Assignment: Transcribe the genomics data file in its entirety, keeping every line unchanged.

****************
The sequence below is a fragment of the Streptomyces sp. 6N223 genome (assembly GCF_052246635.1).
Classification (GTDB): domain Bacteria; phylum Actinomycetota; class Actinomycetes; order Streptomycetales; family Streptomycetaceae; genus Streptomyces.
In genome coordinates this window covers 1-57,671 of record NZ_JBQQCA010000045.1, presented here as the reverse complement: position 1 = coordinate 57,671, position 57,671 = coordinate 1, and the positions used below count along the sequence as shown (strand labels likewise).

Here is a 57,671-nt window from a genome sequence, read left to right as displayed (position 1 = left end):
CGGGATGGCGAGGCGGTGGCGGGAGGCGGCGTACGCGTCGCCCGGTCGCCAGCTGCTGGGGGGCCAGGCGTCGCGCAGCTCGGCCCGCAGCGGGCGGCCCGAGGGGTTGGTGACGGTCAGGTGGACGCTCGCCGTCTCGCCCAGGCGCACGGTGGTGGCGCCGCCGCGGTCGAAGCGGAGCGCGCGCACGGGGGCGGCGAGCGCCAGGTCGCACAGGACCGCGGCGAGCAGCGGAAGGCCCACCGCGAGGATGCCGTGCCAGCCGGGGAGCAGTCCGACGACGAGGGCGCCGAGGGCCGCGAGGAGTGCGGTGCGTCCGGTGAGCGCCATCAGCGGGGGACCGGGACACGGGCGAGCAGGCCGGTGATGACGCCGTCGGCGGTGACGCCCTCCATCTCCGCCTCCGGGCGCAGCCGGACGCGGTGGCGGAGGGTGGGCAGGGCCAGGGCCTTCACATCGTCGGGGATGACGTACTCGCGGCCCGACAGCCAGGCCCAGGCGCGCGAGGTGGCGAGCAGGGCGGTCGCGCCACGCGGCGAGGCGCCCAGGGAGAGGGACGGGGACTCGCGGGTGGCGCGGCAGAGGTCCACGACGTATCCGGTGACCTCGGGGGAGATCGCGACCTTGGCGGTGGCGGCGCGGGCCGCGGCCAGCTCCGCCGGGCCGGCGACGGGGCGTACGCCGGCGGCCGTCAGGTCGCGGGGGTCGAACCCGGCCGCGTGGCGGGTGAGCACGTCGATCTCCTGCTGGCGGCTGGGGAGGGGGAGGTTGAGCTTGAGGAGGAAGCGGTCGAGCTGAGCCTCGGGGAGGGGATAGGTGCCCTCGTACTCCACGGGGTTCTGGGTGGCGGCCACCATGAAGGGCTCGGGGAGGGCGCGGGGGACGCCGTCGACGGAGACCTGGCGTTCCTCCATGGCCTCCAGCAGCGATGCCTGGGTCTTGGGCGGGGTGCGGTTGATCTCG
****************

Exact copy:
The sequence below is a fragment of the Streptomyces sp. 6N223 genome (assembly GCF_052246635.1).
Classification (GTDB): domain Bacteria; phylum Actinomycetota; class Actinomycetes; order Streptomycetales; family Streptomycetaceae; genus Streptomyces.
In genome coordinates this window covers 1-57,671 of record NZ_JBQQCA010000045.1, presented here as the reverse complement: position 1 = coordinate 57,671, position 57,671 = coordinate 1, and the positions used below count along the sequence as shown (strand labels likewise).

Here is a 57,671-nt window from a genome sequence, read left to right as displayed (position 1 = left end):
CGGGATGGCGAGGCGGTGGCGGGAGGCGGCGTACGCGTCGCCCGGTCGCCAGCTGCTGGGGGGCCAGGCGTCGCGCAGCTCGGCCCGCAGCGGGCGGCCCGAGGGGTTGGTGACGGTCAGGTGGACGCTCGCCGTCTCGCCCAGGCGCACGGTGGTGGCGCCGCCGCGGTCGAAGCGGAGCGCGCGCACGGGGGCGGCGAGCGCCAGGTCGCACAGGACCGCGGCGAGCAGCGGAAGGCCCACCGCGAGGATGCCGTGCCAGCCGGGGAGCAGTCCGACGACGAGGGCGCCGAGGGCCGCGAGGAGTGCGGTGCGTCCGGTGAGCGCCATCAGCGGGGGACCGGGACACGGGCGAGCAGGCCGGTGATGACGCCGTCGGCGGTGACGCCCTCCATCTCCGCCTCCGGGCGCAGCCGGACGCGGTGGCGGAGGGTGGGCAGGGCCAGGGCCTTCACATCGTCGGGGATGACGTACTCGCGGCCCGACAGCCAGGCCCAGGCGCGCGAGGTGGCGAGCAGGGCGGTCGCGCCACGCGGCGAGGCGCCCAGGGAGAGGGACGGGGACTCGCGGGTGGCGCGGCAGAGGTCCACGACGTATCCGGTGACCTCGGGGGAGATCGCGACCTTGGCGGTGGCGGCGCGGGCCGCGGCCAGCTCCGCCGGGCCGGCGACGGGGCGTACGCCGGCGGCCGTCAGGTCGCGGGGGTCGAACCCGGCCGCGTGGCGGGTGAGCACGTCGATCTCCTGCTGGCGGCTGGGGAGGGGGAGGTTGAGCTTGAGGAGGAAGCGGTCGAGCTGAGCCTCGGGGAGGGGATAGGTGCCCTCGTACTCCACGGGGTTCTGGGTGGCGGCCACCATGAAGGGCTCGGGGAGGGCGCGGGGGACGCCGTCGACGGAGACCTGGCGTTCCTCCATGGCCTCCAGCAGCGATGCCTGGGTCTTGGGCGGGGTGCGGTTGATCTCG